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While reading the MAX6605 datasheet, which is an analog temperature sensor, I ran across the following:

The temperature-to-voltage transfer function has an approximately linear positive slope and can be described by the equation:

VOUT = 744mV + (T ✕ 11.9mV/°C)

where T is the MAX6605’s die temperature in °C. Therefore:

T (°C) = (VOUT - 744mV) / 11.9mV/°C

To account for the small amount of curvature in the transfer function, use the equation below to obtain a more accurate temperature reading:

VOUT = 0.744V + 0.0119V/°C ✕ T(°C) + 1.604 ✕ 10^-6 V/°C^2 ✕ (T(°C))^2

My algebra is terrible. How do I solve for T(°C) from the last equation?

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closed as off topic by The Photon, Brian Carlton, Nick Alexeev, W5VO Nov 15 '12 at 4:47

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Use the quadratic formula. See en.wikipedia.org/wiki/Quadratic_equation –  The Photon Nov 14 '12 at 22:24
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You can use WolframAlpha to solve for you or to check your answer. –  Samuel Nov 14 '12 at 22:48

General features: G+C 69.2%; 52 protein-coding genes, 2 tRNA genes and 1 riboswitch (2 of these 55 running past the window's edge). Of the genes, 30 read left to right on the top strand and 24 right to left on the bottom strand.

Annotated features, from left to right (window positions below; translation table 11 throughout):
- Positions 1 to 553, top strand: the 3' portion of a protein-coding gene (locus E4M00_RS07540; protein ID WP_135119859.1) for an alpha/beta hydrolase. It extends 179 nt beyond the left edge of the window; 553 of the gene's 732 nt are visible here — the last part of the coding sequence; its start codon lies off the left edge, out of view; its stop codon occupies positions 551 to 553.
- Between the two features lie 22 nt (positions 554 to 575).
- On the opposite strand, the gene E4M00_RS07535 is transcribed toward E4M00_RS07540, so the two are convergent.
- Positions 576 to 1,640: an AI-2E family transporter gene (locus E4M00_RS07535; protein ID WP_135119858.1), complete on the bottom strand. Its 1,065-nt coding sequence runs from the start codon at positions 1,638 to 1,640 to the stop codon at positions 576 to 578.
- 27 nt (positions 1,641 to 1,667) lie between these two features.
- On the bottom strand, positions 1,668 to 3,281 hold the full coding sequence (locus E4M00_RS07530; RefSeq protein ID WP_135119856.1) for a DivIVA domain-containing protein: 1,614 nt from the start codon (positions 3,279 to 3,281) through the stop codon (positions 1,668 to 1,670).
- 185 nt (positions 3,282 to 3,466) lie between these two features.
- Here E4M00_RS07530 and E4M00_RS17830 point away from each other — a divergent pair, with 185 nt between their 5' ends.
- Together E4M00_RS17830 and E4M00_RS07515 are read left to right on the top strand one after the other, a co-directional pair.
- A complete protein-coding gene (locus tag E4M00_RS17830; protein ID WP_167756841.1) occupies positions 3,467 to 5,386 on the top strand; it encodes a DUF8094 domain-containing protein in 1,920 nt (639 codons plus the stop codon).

1 Answer 1

up vote 2 down vote accepted

The equation is a quadratic in T which can be written more simply as:

 1.604X10^-6T^2 + 0.0119T + (0.744 - VOUT) = 0

where T is in degrees C.

This can be solved using the known formula for quadratic equations but it does become a bit messy. You should probably plot this equation out using Excel or similar software to get a graph of T versus VOUT. Compare it to the linear version to see if the correction is worth the effort over the range of T that you expect in your application. A quick check with a TI-83 calculator shows that the correction is very small. For example, at a temperature of 20C, the linear equation says VOUT would be 0.9820 volts while the quadratic equation says VOUT would be 0.9826 volts. Both equations have VOUT = 0.744 volts at a temperature of 0C. At 50C, VOUT is 1.3350 and 1.3430, respectively. Thus unless you plan on measuring VOUT to better than 1 millivolt, the linear equation should be sufficient.

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The linear equation is my fall back plan. Thanks! –  Hair_of_the_Dog Nov 14 '12 at 23:30

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